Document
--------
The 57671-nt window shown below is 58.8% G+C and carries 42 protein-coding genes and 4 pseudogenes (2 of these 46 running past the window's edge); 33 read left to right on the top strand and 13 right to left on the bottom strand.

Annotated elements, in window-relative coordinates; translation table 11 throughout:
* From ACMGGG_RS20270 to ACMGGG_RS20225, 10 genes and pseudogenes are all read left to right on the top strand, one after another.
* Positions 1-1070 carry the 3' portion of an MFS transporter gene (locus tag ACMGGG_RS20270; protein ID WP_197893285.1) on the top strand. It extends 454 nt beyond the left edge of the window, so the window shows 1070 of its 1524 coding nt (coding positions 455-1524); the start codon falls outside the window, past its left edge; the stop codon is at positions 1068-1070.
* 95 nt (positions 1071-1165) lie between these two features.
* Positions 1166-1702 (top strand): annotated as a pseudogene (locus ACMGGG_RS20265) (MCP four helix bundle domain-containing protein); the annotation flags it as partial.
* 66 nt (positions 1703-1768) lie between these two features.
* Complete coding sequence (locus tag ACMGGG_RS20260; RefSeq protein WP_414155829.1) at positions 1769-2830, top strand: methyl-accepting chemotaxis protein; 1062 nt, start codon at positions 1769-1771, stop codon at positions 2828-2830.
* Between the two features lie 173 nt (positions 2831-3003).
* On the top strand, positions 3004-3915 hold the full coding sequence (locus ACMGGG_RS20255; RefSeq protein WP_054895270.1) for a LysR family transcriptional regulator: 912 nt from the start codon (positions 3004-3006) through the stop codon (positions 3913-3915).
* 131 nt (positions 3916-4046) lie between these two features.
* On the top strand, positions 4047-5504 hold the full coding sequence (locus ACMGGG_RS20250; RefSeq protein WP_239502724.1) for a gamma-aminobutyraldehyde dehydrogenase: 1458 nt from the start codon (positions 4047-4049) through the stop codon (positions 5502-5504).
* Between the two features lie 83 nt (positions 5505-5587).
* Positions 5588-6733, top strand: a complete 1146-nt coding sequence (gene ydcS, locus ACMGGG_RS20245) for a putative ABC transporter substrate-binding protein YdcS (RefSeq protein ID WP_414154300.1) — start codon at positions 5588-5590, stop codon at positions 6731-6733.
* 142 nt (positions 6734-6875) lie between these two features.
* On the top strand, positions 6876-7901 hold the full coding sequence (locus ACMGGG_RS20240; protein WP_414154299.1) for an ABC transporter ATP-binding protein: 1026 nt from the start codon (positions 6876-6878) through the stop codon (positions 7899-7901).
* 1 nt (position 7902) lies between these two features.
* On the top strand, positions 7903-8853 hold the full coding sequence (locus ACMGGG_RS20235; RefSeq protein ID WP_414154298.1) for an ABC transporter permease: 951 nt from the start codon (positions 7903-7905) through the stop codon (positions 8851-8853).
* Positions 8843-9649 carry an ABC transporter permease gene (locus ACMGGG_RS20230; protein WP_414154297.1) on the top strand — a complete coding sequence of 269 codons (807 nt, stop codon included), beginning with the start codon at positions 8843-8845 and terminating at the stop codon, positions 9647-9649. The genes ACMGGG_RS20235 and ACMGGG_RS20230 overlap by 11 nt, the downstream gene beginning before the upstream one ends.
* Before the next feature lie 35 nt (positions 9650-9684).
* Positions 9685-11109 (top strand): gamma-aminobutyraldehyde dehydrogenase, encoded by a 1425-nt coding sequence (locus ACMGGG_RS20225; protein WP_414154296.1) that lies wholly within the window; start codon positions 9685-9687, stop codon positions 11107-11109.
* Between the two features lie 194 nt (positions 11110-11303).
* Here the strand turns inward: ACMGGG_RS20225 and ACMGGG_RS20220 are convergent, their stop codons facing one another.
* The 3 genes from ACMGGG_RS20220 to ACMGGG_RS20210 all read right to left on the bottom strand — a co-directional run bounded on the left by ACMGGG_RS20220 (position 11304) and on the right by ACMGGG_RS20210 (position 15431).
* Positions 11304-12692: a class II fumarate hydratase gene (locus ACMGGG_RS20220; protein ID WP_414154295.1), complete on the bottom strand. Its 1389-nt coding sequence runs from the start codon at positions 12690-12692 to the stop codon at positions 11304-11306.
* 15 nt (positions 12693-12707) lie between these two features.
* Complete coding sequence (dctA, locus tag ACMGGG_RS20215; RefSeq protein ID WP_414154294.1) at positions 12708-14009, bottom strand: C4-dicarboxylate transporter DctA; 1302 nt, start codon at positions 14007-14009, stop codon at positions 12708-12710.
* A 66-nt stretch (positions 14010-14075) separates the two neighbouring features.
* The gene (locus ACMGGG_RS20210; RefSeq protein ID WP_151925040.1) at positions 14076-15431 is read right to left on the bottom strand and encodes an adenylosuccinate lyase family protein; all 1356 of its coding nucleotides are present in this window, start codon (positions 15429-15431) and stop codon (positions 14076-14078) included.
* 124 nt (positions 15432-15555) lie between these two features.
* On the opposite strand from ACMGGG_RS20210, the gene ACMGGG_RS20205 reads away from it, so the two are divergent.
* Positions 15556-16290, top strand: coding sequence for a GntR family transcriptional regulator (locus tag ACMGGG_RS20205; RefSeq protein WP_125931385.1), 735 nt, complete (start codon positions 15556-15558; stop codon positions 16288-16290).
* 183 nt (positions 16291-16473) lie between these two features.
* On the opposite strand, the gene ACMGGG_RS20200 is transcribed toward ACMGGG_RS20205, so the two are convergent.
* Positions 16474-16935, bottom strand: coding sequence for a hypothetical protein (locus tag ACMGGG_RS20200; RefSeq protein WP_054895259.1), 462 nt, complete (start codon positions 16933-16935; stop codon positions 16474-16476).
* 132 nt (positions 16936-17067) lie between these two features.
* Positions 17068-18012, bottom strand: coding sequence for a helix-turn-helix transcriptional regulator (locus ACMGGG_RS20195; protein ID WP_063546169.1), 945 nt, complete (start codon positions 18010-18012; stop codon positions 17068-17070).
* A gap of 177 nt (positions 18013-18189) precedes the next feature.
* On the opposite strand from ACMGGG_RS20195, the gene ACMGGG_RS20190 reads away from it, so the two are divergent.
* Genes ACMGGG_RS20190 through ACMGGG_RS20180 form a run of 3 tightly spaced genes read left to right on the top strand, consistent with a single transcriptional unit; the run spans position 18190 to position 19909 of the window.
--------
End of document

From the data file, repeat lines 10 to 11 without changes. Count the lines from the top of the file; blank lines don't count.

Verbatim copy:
* On the top strand, positions 3004-3915 hold the full coding sequence (locus ACMGGG_RS20255; RefSeq protein WP_054895270.1) for a LysR family transcriptional regulator: 912 nt from the start codon (positions 3004-3006) through the stop codon (positions 3913-3915).
* 131 nt (positions 3916-4046) lie between these two features.